In Philly, Zach was in a band called The Brakes, and Ben Kane was producing an album for Zach’s band in a windowless apartment that he shared with Riddleberger. Kane and Riddleberger had become friends a year earlier at NYU, bonding over their love of D’Angelo’s album ​Voodoo​. Riddleberger says that even though he saw Krystle perform, he didn’t speak to her until after she saw him play with his band, Quintus. Zach had brought her, and she approached him after the show to play in a band she was starting.

The Faculty was formed with Krystle, Solomon, Zach, Riddleberger, and Dave Moore, a keyboardist from Kansas who was at New School, too. While the four boys had classes and gigs, Krystle floated around New York and made a lot of friends. She busked and wrote songs, and, with the help of her band members and Ben Kane, who had an internship at ElectricLady Studios and was sneaking them in at odd hours, Krystle turned those songs into an EP called ​Diary​.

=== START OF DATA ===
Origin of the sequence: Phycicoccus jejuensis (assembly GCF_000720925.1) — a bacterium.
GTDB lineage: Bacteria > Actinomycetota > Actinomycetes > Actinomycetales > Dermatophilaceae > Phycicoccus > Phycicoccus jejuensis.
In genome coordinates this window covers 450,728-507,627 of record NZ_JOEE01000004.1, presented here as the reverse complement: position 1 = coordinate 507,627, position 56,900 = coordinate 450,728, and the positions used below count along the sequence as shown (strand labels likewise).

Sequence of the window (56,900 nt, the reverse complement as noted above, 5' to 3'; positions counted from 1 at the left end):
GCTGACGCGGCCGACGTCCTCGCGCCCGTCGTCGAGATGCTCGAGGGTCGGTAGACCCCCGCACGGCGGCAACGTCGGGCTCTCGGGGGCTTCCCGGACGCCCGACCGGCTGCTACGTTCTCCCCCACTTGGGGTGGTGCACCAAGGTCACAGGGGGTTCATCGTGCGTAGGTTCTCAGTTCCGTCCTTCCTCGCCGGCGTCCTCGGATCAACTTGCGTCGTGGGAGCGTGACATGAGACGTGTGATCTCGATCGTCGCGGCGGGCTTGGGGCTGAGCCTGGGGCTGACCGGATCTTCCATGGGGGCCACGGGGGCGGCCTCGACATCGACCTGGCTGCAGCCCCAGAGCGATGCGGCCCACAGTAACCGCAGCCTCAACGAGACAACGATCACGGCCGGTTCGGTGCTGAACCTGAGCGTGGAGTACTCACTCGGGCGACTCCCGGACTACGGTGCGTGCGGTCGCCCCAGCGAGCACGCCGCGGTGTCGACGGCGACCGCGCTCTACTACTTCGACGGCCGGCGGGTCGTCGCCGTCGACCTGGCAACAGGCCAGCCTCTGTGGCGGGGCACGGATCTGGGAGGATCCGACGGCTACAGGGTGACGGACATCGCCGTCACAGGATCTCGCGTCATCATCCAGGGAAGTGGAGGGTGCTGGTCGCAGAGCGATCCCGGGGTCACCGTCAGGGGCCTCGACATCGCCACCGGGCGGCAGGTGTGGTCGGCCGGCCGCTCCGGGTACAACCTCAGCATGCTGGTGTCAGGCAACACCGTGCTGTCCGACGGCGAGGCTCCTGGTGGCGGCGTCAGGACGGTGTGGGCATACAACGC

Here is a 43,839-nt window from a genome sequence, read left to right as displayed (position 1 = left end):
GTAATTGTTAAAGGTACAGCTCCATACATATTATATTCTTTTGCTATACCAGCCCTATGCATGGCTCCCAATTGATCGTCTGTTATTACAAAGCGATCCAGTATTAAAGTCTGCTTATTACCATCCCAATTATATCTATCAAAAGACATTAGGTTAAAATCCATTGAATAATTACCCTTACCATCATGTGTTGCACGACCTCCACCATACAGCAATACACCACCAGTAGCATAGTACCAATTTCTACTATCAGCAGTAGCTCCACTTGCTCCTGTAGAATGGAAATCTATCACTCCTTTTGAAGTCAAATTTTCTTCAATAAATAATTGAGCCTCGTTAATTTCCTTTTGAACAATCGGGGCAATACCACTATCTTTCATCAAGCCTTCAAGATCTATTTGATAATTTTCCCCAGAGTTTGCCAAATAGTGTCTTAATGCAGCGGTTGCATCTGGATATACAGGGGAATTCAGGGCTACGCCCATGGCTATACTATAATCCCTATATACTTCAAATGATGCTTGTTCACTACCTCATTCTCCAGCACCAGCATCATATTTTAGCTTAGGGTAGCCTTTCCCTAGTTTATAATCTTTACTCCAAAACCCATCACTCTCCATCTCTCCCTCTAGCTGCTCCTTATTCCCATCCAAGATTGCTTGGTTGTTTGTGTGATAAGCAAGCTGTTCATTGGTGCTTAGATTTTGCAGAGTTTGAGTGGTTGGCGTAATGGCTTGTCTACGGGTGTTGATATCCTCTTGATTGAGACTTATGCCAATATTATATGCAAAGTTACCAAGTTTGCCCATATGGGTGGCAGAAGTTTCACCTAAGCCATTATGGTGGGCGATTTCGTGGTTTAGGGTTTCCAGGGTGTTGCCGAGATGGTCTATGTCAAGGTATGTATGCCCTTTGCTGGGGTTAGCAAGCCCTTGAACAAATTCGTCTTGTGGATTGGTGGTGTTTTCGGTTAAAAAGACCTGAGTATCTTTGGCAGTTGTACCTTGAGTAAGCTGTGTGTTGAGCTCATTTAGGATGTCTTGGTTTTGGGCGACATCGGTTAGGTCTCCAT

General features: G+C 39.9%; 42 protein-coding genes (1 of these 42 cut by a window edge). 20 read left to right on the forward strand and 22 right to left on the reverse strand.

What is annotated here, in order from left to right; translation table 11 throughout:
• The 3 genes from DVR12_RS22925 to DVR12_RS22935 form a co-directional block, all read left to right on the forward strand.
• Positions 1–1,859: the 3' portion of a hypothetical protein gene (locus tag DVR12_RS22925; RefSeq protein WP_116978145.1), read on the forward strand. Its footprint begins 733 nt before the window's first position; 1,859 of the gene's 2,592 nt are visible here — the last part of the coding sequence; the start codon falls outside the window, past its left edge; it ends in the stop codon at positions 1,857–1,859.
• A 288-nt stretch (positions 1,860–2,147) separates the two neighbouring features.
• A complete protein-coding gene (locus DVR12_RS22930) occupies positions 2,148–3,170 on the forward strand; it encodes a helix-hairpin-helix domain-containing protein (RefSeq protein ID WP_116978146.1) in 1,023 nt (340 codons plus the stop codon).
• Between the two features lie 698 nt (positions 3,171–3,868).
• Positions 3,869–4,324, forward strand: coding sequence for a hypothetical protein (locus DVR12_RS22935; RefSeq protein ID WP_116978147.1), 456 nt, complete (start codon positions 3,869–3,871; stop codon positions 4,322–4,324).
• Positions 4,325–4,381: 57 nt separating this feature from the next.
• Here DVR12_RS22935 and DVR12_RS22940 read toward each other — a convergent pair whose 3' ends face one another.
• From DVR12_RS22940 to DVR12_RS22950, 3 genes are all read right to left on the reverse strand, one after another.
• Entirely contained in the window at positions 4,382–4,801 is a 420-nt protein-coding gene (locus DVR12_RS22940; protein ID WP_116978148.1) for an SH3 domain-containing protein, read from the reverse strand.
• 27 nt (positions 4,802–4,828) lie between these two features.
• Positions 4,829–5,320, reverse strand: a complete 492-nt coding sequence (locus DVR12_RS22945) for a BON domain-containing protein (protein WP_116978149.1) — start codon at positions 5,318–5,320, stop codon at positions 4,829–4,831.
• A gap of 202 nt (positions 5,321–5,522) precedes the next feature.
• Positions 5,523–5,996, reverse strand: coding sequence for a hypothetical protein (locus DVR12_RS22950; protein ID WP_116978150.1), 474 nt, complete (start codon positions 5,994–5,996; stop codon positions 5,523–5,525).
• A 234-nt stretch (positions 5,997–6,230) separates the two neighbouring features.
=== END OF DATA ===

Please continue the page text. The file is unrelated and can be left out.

And it was a diary. The songs were about her daily experiences in this new place and with these new people. “I’ve Seen Days” has a title that implies a reflection, but it’s about how the world is new to her, how she’s “a frightened child” in a new city. “The New Astrologer” is about a new and exciting love, one that remains a good friend of hers. “A Song For Holly” is a letter to family explaining her new quotidien life (“your big sister / out in New York on some subway / your big sister, out trying to get paid”). And “Central Park” is a document of a night she had in Central Park with Zach and his boyfriend (now husband) Jesse, and how she is coming to embrace this new city, these new people, and this new chapter of her life.

If ​Diary,​ the Faculty’s first recordings, is Krystle’s “Songs of Innocence,” then ​Extended Play​, the Faculty’s latest, is Krystle’s “Songs of Experience.”